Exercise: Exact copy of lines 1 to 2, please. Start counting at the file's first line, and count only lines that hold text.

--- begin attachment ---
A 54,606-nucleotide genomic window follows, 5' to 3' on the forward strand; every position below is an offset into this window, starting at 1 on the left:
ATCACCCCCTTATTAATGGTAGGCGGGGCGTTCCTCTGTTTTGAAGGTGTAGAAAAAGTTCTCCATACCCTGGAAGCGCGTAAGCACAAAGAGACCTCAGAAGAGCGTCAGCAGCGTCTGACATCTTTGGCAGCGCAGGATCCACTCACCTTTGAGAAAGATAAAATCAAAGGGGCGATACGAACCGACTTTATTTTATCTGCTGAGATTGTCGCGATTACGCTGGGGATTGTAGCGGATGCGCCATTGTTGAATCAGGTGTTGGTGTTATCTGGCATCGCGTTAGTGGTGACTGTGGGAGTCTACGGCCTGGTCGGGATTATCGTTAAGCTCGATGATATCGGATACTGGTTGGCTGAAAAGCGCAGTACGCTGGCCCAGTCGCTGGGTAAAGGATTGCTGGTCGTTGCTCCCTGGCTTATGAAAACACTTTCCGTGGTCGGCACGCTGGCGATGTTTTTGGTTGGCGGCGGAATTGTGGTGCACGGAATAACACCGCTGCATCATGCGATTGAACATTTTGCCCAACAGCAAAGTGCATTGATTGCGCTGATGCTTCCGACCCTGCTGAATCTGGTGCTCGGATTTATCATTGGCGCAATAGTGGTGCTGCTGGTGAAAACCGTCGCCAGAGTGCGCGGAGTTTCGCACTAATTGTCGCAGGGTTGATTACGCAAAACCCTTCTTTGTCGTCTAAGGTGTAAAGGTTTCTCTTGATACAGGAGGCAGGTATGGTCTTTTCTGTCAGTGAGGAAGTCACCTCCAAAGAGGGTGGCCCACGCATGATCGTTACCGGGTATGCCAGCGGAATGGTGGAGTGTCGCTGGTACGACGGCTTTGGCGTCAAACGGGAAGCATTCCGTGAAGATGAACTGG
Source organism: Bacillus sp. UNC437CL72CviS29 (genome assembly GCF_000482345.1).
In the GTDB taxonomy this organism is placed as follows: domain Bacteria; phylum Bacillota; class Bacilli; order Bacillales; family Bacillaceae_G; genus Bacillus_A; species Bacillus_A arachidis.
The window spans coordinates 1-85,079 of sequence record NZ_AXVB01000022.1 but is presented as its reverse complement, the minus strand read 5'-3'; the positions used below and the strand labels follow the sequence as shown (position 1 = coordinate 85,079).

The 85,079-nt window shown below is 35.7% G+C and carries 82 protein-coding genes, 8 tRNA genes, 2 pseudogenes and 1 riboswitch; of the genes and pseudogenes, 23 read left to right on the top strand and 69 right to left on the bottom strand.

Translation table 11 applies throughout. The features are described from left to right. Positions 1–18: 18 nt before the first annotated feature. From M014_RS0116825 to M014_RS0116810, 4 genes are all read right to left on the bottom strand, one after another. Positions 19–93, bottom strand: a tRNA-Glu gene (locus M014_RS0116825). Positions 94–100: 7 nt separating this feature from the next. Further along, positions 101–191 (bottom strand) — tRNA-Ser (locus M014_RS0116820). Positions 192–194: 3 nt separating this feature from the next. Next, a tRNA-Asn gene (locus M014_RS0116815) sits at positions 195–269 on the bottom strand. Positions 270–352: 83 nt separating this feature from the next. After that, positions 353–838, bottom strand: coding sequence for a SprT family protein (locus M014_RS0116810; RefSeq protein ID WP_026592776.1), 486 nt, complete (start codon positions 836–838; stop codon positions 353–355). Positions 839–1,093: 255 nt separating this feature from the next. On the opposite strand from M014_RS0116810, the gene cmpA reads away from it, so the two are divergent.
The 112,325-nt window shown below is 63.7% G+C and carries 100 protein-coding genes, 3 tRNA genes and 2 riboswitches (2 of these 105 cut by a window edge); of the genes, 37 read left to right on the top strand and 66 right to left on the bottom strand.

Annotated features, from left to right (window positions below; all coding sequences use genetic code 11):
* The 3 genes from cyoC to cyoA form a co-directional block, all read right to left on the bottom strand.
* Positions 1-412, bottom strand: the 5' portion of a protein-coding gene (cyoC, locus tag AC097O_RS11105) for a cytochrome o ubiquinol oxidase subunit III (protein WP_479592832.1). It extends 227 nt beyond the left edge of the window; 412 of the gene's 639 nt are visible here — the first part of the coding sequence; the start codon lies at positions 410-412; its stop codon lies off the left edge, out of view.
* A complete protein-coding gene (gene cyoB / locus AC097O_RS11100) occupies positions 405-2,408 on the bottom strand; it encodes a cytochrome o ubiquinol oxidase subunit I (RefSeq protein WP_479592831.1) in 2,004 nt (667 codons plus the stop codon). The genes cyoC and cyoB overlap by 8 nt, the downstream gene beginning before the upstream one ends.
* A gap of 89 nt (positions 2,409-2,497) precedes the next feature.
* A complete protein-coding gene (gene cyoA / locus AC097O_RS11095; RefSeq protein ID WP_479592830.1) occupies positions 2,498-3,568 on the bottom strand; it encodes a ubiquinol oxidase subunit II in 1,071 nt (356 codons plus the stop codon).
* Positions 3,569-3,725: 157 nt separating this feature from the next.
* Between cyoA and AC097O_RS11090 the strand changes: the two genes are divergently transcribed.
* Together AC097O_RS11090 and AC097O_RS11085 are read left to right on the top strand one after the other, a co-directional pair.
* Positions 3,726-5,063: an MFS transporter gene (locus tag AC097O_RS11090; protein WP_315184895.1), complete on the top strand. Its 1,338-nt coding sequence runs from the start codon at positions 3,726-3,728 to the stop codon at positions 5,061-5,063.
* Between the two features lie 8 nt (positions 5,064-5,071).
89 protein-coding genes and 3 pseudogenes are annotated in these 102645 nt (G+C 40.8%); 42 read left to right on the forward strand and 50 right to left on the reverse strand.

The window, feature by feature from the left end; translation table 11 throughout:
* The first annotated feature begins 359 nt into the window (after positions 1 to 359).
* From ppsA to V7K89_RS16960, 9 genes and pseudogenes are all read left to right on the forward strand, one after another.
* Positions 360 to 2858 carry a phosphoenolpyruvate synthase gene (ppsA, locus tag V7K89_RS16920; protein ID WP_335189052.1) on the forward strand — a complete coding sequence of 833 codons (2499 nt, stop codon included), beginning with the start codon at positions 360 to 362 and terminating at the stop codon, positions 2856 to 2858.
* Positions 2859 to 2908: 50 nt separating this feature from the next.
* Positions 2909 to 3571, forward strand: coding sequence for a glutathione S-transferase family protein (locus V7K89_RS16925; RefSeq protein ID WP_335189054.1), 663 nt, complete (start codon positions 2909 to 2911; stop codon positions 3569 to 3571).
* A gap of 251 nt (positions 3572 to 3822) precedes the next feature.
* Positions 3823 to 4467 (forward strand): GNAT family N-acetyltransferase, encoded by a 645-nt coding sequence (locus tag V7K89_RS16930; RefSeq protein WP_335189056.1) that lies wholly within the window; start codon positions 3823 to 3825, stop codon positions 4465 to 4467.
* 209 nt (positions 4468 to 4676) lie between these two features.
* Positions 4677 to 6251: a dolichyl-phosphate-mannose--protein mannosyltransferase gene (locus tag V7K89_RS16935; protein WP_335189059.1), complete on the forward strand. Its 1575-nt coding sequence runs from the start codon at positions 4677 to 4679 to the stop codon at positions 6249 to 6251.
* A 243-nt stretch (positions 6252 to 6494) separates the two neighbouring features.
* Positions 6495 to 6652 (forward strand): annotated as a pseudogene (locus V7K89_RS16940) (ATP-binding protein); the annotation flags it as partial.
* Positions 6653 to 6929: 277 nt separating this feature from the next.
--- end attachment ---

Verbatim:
A 54,606-nucleotide genomic window follows, 5' to 3' on the forward strand; every position below is an offset into this window, starting at 1 on the left:
ATCACCCCCTTATTAATGGTAGGCGGGGCGTTCCTCTGTTTTGAAGGTGTAGAAAAAGTTCTCCATACCCTGGAAGCGCGTAAGCACAAAGAGACCTCAGAAGAGCGTCAGCAGCGTCTGACATCTTTGGCAGCGCAGGATCCACTCACCTTTGAGAAAGATAAAATCAAAGGGGCGATACGAACCGACTTTATTTTATCTGCTGAGATTGTCGCGATTACGCTGGGGATTGTAGCGGATGCGCCATTGTTGAATCAGGTGTTGGTGTTATCTGGCATCGCGTTAGTGGTGACTGTGGGAGTCTACGGCCTGGTCGGGATTATCGTTAAGCTCGATGATATCGGATACTGGTTGGCTGAAAAGCGCAGTACGCTGGCCCAGTCGCTGGGTAAAGGATTGCTGGTCGTTGCTCCCTGGCTTATGAAAACACTTTCCGTGGTCGGCACGCTGGCGATGTTTTTGGTTGGCGGCGGAATTGTGGTGCACGGAATAACACCGCTGCATCATGCGATTGAACATTTTGCCCAACAGCAAAGTGCATTGATTGCGCTGATGCTTCCGACCCTGCTGAATCTGGTGCTCGGATTTATCATTGGCGCAATAGTGGTGCTGCTGGTGAAAACCGTCGCCAGAGTGCGCGGAGTTTCGCACTAATTGTCGCAGGGTTGATTACGCAAAACCCTTCTTTGTCGTCTAAGGTGTAAAGGTTTCTCTTGATACAGGAGGCAGGTATGGTCTTTTCTGTCAGTGAGGAAGTCACCTCCAAAGAGGGTGGCCCACGCATGATCGTTACCGGGTATGCCAGCGGAATGGTGGAGTGTCGCTGGTACGACGGCTTTGGCGTCAAACGGGAAGCATTCCGTGAAGATGAACTGG